AIPAC policy conferences – the annual pro-Israel extravaganzas meant to spotlight the power of the pro-Israel lobby group – are always the most interesting in presidential election years, or when they're a big fight brewing over U.S. foreign policy.
Some things in life are predictable – like the fact that every time a top U.S. official travels to Israel, the government in Jerusalem will announce some decision on settlement construction or East Jerusalem housing that angers the visiting Americans.
In the stories-that-never-die department, the House Foreign Affairs Committee, under the stewardship of Rep. Howard Berman (D-Calif.), has passed a resolution acknowledging the Armenian Genocide of 1915.
In more than two decades of covering the Jewish scene in Washington, I've found this to be one of the most durable stories, returning every few years with different actors but much the same script, with Jewish groups playing bit parts, although some of the main players think they should be stars.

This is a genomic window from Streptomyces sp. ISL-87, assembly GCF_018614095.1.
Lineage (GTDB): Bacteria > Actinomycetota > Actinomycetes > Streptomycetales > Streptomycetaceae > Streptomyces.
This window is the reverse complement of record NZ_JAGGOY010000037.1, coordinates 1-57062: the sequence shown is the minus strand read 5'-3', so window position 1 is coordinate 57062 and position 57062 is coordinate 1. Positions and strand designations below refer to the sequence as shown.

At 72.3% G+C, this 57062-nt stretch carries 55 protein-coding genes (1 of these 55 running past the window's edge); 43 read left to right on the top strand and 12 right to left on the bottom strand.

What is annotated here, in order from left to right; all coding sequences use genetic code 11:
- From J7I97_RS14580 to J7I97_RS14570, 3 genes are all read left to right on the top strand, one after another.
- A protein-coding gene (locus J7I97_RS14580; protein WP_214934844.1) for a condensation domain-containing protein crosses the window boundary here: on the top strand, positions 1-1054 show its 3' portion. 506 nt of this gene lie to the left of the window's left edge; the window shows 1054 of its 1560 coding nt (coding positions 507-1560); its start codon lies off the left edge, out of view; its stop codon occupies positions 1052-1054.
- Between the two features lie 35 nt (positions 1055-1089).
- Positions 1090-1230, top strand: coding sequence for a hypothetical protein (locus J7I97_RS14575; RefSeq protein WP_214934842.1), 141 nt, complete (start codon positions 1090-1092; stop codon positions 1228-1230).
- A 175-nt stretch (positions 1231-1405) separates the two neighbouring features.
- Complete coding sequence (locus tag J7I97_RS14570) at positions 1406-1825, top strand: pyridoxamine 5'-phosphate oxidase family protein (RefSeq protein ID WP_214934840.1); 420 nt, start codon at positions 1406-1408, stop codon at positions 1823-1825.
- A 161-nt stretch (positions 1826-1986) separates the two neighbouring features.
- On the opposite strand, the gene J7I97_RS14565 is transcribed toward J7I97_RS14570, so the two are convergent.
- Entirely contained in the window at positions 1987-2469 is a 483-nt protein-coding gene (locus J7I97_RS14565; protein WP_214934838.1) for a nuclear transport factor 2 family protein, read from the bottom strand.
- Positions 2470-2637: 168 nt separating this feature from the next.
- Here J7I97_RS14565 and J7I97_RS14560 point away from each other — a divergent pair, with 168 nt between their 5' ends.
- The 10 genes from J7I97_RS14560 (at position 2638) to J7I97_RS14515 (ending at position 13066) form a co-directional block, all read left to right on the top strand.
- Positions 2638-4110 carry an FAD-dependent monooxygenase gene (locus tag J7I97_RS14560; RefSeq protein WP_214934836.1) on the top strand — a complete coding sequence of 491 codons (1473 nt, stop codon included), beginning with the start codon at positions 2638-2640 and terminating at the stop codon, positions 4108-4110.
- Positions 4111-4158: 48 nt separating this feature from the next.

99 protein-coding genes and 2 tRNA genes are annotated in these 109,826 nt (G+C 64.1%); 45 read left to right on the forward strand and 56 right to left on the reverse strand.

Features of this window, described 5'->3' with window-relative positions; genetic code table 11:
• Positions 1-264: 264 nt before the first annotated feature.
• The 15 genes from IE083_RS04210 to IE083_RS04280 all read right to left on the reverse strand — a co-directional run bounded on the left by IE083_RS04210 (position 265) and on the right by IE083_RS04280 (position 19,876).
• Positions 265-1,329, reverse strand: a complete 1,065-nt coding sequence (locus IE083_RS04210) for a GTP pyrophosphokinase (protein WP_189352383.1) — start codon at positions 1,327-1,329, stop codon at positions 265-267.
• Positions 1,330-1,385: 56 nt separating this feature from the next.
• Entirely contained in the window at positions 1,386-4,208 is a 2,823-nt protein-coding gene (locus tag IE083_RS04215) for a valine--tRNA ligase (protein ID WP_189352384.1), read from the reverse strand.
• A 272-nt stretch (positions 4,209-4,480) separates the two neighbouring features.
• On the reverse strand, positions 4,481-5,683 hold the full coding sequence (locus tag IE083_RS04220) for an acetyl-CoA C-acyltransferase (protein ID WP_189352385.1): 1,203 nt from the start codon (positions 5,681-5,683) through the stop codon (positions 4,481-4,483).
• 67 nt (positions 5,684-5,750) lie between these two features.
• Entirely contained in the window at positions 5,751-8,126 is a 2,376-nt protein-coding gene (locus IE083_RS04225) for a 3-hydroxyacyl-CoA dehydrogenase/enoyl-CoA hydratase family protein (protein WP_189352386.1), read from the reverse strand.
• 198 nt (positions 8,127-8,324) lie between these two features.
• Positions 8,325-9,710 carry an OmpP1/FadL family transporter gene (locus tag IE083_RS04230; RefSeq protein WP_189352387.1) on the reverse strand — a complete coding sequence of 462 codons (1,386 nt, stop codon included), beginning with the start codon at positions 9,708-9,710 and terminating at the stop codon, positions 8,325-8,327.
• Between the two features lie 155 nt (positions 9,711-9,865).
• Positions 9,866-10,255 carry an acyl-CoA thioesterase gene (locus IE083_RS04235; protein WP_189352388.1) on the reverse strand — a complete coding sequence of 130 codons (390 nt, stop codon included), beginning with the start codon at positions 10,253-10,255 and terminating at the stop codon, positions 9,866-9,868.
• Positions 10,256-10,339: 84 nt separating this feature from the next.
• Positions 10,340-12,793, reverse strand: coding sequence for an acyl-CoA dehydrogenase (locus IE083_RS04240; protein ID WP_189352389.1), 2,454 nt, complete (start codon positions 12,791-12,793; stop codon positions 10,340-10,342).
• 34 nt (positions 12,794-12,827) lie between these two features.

Over at the Jerusalem Post, blogger Shmuel Rosner has a provocative analysis of last week's Gallup Poll, which shows that support for Israel is at a 19 year high among the American public – but which also a widening gap between Democrats and Republicans on the
The AP reported today that the Obama administration is unhappy about Israel's designation of the Cave of the Patriarchs and the tomb of Rachel as “national heritage sites,” which comes amid a “flurry” of U.S. diplomatic activity in the region.
I was much taken with Washington Post business writer Steve Pearlstein's column today. Pearlstein had the audacity to point to two of the biggest reasons for the political and legislative gridlock in Washington – an electorate that demands completely contradictory things from the people it elects, and a president who apparently lacks the backbone to tell it like it is. (See t